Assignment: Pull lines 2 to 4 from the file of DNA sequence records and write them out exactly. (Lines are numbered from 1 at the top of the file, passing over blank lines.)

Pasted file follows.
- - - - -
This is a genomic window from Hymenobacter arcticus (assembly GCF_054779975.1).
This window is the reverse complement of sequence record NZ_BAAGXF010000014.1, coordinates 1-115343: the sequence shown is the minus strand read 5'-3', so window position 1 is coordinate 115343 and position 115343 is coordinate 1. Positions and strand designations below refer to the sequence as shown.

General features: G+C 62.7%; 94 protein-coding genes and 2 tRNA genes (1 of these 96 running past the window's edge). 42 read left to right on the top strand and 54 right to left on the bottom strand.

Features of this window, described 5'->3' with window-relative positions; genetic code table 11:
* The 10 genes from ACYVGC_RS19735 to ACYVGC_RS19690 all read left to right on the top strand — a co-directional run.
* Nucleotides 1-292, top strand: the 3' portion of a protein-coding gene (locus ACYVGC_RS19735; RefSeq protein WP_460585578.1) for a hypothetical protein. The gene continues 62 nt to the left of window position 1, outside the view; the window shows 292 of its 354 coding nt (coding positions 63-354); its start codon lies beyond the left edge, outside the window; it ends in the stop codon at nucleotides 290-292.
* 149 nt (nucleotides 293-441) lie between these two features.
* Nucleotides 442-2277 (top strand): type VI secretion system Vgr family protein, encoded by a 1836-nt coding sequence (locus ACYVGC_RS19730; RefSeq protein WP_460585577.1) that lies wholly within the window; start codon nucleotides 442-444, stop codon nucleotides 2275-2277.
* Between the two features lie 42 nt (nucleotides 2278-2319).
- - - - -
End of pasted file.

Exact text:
This window is the reverse complement of sequence record NZ_BAAGXF010000014.1, coordinates 1-115343: the sequence shown is the minus strand read 5'-3', so window position 1 is coordinate 115343 and position 115343 is coordinate 1. Positions and strand designations below refer to the sequence as shown.

General features: G+C 62.7%; 94 protein-coding genes and 2 tRNA genes (1 of these 96 running past the window's edge). 42 read left to right on the top strand and 54 right to left on the bottom strand.

Features of this window, described 5'->3' with window-relative positions; genetic code table 11: